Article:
There are various reasons why you might want to diagnose your hard drive. Some of the most popular motives would be the fact that your hard drive is making unusual noises or your computer isn't running as fast as it used to. Ignoring this type of red flags isn't a great idea as there's a chance you might end up losing the data that's being stored on the affected hard drives.
In a previous article, I showed you how to defrag a hard drive, a task which is usually completed when you notice that your PC is running slow. However, in order to know exactly if the defrag is the actual solution, you would first need to identify the real source for your hard drive problems.
One way to test your hard drives for problems is to use a dedicated software. There are numerous third-party diagnosis programs that provide you with their own sets of tests, are available for free or with a price tag, include user support, etc. Good examples come from tools like HD Tune, SpeedFan or Data LifeGuard Diagnostics.
In this guide, I will show you how to use SpeedFan to diagnose your hard drives. This tool is more than its name implies as, besides helping you check the current fan speeds and temperatures, it can also reveal S.M.A.R.T. info, give you chipset specifications, show CPU usage details, etc. Here's what you need to do to test your hard drive for problems:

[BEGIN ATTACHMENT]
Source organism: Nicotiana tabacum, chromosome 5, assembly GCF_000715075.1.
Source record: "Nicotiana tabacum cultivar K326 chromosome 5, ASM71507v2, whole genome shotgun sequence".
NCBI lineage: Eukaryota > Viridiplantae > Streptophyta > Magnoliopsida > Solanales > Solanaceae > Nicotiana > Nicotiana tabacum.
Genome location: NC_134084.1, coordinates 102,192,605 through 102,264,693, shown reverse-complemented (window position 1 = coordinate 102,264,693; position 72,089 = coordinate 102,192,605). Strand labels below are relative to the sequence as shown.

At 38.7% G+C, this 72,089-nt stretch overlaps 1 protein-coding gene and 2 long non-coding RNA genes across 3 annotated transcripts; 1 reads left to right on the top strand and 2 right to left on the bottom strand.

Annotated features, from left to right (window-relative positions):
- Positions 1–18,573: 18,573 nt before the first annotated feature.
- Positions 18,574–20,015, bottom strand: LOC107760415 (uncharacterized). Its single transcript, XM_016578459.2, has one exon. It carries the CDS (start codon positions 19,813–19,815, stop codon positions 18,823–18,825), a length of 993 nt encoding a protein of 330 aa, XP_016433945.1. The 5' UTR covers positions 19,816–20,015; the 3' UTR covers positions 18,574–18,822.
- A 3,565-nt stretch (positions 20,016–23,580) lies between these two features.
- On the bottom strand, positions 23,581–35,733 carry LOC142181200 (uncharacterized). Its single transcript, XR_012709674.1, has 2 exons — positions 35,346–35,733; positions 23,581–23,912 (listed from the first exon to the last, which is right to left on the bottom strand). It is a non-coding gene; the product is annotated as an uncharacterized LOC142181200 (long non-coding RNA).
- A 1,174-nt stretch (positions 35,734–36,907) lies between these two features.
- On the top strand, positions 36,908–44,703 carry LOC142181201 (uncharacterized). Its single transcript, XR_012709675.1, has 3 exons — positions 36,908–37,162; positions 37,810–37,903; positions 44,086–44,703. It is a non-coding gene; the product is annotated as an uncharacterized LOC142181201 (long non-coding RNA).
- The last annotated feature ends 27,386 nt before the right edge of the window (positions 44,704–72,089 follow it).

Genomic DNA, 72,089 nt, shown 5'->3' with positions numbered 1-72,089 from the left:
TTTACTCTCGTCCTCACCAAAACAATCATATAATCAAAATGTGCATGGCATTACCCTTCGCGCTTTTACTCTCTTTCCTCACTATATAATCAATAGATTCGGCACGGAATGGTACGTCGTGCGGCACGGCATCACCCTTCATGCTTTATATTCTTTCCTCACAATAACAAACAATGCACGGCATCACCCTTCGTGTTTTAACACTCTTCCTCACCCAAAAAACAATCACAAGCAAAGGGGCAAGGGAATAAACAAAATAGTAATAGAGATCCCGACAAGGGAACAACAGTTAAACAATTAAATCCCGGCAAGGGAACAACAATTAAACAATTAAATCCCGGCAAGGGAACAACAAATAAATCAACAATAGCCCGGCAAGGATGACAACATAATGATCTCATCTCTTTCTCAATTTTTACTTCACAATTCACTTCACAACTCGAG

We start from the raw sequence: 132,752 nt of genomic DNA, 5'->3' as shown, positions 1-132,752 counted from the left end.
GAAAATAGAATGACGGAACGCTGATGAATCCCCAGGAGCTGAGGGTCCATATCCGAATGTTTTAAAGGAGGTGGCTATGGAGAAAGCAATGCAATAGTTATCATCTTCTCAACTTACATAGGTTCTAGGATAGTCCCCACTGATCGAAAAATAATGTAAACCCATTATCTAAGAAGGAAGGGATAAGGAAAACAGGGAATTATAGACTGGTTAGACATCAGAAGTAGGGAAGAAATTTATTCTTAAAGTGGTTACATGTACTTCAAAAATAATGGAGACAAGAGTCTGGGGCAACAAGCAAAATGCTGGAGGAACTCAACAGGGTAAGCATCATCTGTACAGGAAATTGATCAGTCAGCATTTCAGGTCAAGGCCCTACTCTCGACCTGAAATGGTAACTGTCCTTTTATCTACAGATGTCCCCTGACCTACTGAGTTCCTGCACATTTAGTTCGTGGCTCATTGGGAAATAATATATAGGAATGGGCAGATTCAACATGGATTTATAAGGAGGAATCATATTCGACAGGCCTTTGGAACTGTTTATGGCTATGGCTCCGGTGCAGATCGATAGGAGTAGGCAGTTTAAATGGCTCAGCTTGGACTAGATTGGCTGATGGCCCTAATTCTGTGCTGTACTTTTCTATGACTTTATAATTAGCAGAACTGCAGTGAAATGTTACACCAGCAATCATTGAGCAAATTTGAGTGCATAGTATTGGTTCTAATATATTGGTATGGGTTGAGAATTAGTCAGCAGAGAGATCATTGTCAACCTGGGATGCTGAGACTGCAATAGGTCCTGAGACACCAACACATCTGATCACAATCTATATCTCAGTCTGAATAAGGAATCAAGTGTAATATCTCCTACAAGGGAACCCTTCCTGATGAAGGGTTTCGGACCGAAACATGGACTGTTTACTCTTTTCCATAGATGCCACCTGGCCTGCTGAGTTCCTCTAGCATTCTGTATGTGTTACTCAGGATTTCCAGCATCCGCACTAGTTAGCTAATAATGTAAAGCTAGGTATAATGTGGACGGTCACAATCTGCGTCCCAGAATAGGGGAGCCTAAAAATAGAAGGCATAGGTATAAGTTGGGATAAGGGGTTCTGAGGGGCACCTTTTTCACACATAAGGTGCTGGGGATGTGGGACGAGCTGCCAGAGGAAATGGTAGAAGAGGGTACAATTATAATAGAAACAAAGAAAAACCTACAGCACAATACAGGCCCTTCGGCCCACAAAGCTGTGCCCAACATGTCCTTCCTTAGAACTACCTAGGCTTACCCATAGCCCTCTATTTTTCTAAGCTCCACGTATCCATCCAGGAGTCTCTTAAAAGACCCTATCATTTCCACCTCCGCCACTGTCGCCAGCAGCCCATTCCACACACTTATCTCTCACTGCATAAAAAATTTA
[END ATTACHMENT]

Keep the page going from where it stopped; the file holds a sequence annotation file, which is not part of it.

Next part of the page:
You will need to download the following software to follow along with this tutorial.
Launch SpeedFan on your PC. The program will take a couple of moments to check the current status of your PC.
Go to the S.M.A.R.T. panel and check the offered report.
Checking S.M.A.R.T. Info
Optional: You can share the offered report with people from a computer service or someone who knows a few things about repairing hardware components.
Using S.M.A.R.T. info from BIOS
This default solution is accessible to anyone with a desktop PC or a laptop. The reason why I left this information at the end of my article is that the diagnosis being made from BIOS isn't as comprehensive as the one you get from specialized tools. It just offers you S.M.A.R.T. details which aren't quite enough to identify problems with hard drives.
Start your computer and hit the F10 key repeatedly until you have the BIOS Setup menu on your monitor.
Select the "Hard Drive Self Test" option and wait for the results.
Important: If the test reveals zero problems yet your hard drives still don't work properly, back up your data and take the hardware component to a computer service.
Testing your hard drives for problems is quite straightforward. The real challenge, at least for beginner PC users, is to comprehend the gathered information and to know exactly what to do next. The question is: would you try one of the aforementioned solutions or head straight to a PC repair shop instead? Let us know in the comments section below.
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